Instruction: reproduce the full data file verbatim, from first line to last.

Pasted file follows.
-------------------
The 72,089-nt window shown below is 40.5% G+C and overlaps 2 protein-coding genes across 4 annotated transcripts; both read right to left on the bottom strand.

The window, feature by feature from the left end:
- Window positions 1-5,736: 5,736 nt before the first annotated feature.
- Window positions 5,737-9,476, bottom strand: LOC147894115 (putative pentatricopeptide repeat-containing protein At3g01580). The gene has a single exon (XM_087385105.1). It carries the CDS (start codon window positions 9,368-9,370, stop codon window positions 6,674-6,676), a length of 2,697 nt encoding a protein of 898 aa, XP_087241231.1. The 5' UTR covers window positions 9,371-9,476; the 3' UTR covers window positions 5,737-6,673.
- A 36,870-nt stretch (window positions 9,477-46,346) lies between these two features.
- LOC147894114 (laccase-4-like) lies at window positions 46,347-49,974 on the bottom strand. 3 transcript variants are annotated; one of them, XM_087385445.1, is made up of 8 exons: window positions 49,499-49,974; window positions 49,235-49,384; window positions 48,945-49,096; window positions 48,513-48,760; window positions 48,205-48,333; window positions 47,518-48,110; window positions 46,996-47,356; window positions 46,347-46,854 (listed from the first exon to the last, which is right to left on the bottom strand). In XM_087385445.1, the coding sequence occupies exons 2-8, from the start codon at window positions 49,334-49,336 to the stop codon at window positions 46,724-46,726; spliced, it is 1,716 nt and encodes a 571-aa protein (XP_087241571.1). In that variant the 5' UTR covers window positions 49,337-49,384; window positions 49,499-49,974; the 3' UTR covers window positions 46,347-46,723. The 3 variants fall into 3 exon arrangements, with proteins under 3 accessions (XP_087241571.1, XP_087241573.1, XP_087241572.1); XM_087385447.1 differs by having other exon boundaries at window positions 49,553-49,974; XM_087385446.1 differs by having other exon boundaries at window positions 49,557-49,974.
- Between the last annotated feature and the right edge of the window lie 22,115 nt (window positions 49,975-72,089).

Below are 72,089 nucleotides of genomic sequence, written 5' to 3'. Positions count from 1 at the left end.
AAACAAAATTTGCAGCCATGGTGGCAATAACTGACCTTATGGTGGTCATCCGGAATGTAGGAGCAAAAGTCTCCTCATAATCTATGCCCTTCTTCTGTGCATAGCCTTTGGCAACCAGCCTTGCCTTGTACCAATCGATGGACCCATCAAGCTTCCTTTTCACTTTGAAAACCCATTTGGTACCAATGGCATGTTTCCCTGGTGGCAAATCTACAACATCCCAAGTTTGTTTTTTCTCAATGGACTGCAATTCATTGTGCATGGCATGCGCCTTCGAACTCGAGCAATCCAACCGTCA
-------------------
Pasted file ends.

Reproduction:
The 72,089-nt window shown below is 40.5% G+C and overlaps 2 protein-coding genes across 4 annotated transcripts; both read right to left on the bottom strand.

The window, feature by feature from the left end:
- Window positions 1-5,736: 5,736 nt before the first annotated feature.
- Window positions 5,737-9,476, bottom strand: LOC147894115 (putative pentatricopeptide repeat-containing protein At3g01580). The gene has a single exon (XM_087385105.1). It carries the CDS (start codon window positions 9,368-9,370, stop codon window positions 6,674-6,676), a length of 2,697 nt encoding a protein of 898 aa, XP_087241231.1. The 5' UTR covers window positions 9,371-9,476; the 3' UTR covers window positions 5,737-6,673.
- A 36,870-nt stretch (window positions 9,477-46,346) lies between these two features.
- LOC147894114 (laccase-4-like) lies at window positions 46,347-49,974 on the bottom strand. 3 transcript variants are annotated; one of them, XM_087385445.1, is made up of 8 exons: window positions 49,499-49,974; window positions 49,235-49,384; window positions 48,945-49,096; window positions 48,513-48,760; window positions 48,205-48,333; window positions 47,518-48,110; window positions 46,996-47,356; window positions 46,347-46,854 (listed from the first exon to the last, which is right to left on the bottom strand). In XM_087385445.1, the coding sequence occupies exons 2-8, from the start codon at window positions 49,334-49,336 to the stop codon at window positions 46,724-46,726; spliced, it is 1,716 nt and encodes a 571-aa protein (XP_087241571.1). In that variant the 5' UTR covers window positions 49,337-49,384; window positions 49,499-49,974; the 3' UTR covers window positions 46,347-46,723. The 3 variants fall into 3 exon arrangements, with proteins under 3 accessions (XP_087241571.1, XP_087241573.1, XP_087241572.1); XM_087385447.1 differs by having other exon boundaries at window positions 49,553-49,974; XM_087385446.1 differs by having other exon boundaries at window positions 49,557-49,974.
- Between the last annotated feature and the right edge of the window lie 22,115 nt (window positions 49,975-72,089).

Below are 72,089 nucleotides of genomic sequence, written 5' to 3'. Positions count from 1 at the left end.
AAACAAAATTTGCAGCCATGGTGGCAATAACTGACCTTATGGTGGTCATCCGGAATGTAGGAGCAAAAGTCTCCTCATAATCTATGCCCTTCTTCTGTGCATAGCCTTTGGCAACCAGCCTTGCCTTGTACCAATCGATGGACCCATCAAGCTTCCTTTTCACTTTGAAAACCCATTTGGTACCAATGGCATGTTTCCCTGGTGGCAAATCTACAACATCCCAAGTTTGTTTTTTCTCAATGGACTGCAATTCATTGTGCATGGCATGCGCCTTCGAACTCGAGCAATCCAACCGTCA